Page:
INTERNATIONAL SPORTMED JOURNAL 12/2014; 15(4):492. · 0.73 Impact Factor
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    ABSTRACT: Competitive endurance athletes commonly undertake periods of overload training in the weeks prior to major competitions. This investigation examined the effects of two seven-day high-intensity overload training regimes (HIT) on performance and physiological characteristics of competitive cyclists. The study was a matched groups, controlled trial. Twenty-eight male cyclists (mean ± SD, Age: 33±10 years, Mass 74±7 kg, VO2 peak 4.7±0.5 L·min-1) were assigned to a control group or one of two training groups for seven consecutive days of HIT. Before and after training cyclists completed an ergometer based incremental exercise test and a 20-km time-trial. The HIT sessions were ∼120 minutes in duration and consisted of matched volumes of 5, 10 and 20 second (short) or 15, 30 and 45 second (long) maximal intensity efforts. Both the short and long HIT regimes led to significant (p<0.05) gains in time trial performance compared to the control group. Relative to the control group, the mean changes (±90% confidence limits) in time-trial power were 8.2%±3.8% and 10.4%±4.3% for the short and long HIT regimes respectively; corresponding increases in peak power in the incremental test were 5.5%±2.7% and 9.5%±2.5%. Both HIT (short vs long) interventions led to non-significant (p>0.05) increases (mean ± SD) in VO2 peak (2.3%±4.7% vs 3.5%±6.2%), lactate threshold power (3.6%±3.5% vs 2.9%±5.3%) and gross efficiency (3.2%±2.4% vs 5.1%±3.9%) with only small differences between HIT regimes. Seven days of overload HIT induces substantial enhancements in time-trial performance despite non-significant increases in physiological measures with competitive cyclists.
    PLoS ONE 12/2014; 9(12):e115308. DOI:10.1371/journal.pone.0115308 · 3.53 Impact Factor
  • Carl Paton, Vitor Costa, Luiz Guglielmo
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    ABSTRACT: Abstract This investigation reports the effects of chewing caffeinated gum on race performance with trained cyclists. Twenty competitive cyclists completed two 30-km time trials that included a maximal effort 0.2-km sprint each 10-km. Caffeine (~3-4 mg · kg(-1)) or placebo was administered double-blind via chewing gum at the 10-km point following completion of the first sprint. Measures of power output, oxygen uptake, heart rate, lactate and perceived exertion were taken at set intervals during the time trial. Results indicated no substantial differences in any measured variables between caffeine and placebo conditions during the first 20-km of the time trial. Caffeine gum did however lead to substantial enhancements (mean ± 90% confidence limits (CLs)) in mean power during the final 10-km (3.8% ± 2.3%), and sprint power at 30-km (4.0% ± 3.6%). The increases in performance over the final 10-km were associated with small increases in heart rate and blood lactate (effect size of 0.24 and 0.28, respectively). There were large inter-individual variations in the response to caffeine, and apparent gender related differences in sprint performance. Chewing caffeine gum improves mean and sprint performance power in the final 10-km of a 30-km time trial in male and female cyclists most likely through an increase in nervous system activation.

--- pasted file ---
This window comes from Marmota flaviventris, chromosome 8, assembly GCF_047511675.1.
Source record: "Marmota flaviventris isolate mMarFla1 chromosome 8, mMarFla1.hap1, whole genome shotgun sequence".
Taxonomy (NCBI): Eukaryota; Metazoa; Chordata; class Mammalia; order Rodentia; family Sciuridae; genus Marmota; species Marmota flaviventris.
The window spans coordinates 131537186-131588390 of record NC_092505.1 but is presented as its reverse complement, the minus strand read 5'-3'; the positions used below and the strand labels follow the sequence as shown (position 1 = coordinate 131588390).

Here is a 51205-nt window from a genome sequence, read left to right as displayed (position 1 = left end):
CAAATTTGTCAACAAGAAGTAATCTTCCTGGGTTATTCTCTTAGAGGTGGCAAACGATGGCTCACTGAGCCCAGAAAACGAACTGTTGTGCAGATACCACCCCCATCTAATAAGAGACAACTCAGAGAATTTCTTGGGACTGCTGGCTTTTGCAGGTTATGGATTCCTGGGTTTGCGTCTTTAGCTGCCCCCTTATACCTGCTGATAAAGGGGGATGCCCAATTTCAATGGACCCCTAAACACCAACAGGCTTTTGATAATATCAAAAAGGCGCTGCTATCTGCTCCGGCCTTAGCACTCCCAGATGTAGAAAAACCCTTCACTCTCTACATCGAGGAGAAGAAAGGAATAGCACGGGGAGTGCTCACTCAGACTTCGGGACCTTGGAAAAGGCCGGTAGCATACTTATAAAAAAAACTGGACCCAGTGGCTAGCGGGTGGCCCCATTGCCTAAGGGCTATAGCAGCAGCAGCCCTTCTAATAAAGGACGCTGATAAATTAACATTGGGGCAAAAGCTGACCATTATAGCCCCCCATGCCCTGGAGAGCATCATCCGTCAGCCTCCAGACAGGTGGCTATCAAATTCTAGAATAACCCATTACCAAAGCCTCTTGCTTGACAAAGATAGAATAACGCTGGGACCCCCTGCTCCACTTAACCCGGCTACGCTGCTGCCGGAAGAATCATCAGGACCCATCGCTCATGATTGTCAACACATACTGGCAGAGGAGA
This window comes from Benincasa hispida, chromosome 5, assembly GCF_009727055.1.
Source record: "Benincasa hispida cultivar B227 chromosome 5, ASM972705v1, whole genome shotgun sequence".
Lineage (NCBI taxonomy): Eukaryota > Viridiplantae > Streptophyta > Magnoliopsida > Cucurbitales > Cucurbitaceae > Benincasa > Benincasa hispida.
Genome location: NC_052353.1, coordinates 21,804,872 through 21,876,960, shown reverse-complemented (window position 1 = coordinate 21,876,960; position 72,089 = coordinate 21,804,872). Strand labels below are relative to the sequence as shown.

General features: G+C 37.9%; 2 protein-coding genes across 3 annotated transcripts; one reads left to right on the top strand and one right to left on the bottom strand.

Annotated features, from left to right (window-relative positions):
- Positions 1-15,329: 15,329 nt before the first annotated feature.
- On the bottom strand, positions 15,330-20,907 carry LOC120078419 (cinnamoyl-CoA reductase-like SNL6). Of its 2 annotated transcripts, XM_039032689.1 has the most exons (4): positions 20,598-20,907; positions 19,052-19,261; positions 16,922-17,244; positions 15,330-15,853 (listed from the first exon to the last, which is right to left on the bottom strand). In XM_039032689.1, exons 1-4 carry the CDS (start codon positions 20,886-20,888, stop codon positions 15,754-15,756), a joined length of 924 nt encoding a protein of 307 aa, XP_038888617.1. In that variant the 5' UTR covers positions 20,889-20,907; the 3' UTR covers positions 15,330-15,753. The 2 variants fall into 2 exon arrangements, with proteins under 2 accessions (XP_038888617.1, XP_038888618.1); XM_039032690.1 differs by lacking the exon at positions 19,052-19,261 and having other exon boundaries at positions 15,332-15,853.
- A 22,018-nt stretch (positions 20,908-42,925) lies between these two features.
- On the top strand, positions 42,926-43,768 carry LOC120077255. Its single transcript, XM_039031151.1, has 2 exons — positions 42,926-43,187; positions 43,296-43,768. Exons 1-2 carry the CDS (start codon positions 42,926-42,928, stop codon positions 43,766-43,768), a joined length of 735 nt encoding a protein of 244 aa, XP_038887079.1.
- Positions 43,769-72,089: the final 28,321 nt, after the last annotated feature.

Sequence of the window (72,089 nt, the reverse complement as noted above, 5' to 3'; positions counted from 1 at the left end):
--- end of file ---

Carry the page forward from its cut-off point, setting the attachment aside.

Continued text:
Journal of Sports Sciences 12/2014; DOI:10.1080/02640414.2014.984752 · 2.10 Impact Factor
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    T. Grossl, L.F. Barbosa, R.D. de Lucas, L.G.A. Guglielmo
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    ABSTRACT: The aim of this study was to analyse the accumulated oxygen uptake (VO2), as well the maintained time (TMcg) at high levels during a maximal lactate steady state (MLSS) exercise, determined in continuous (MLSScon) and intermittent (MLSSint) modes, until exhaustion.Method Fourteen trained cyclists performed an incremental maximal testing; 2‐5 continuous and 2‐4 intermittent constant workload trials, in order to identify the MLSScon and MLSSint, respectively; two tests until exhaustion (TTE) (continuous and intermittent) were conducted using their respective MLSS workloads.ResultsThe continuous TTE was significantly lower than TTE at intermittent protocol (54.7 ± 10.9 vs. 67.8 ± 14.3 min; p = 0.001). The VO2 at target workload (VO2cg) was higher at intermittent exercise (p < 0.05), at both situations (MLSS and TTE). On the other hand, TMcg and the VO2 accumulated in MLSS workloads (VO2ACcg) were higher during continuous mode (p < 0.0001), at both situations. The total VO2 accumulated (VO2ACt) was similar between intermittent and continuous cycling (MLSS: 104.7 ± 8.7 L vs. 103.9 ± 41.1 L and TTE: 193.8 ± 41.1 L vs. 226.4 ± 53.0 L, respectively).Conclusion When MLSS continuous and intermittent were performed with same duration or until exhaustion, the VO2ACt was similar, although the TMcg and VO2ACcg were smaller during intermittent exercise.
    Revista Andaluza de Medicina del Deporte 11/2014; DOI:10.1016/j.ramd.2014.02.001
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    ABSTRACT: doi: 10.1080/17461391.2014.944874
    European Journal of Sport Science 08/2014; DOI:10.1080/17461391.2014.944874 · 1.31 Impact Factor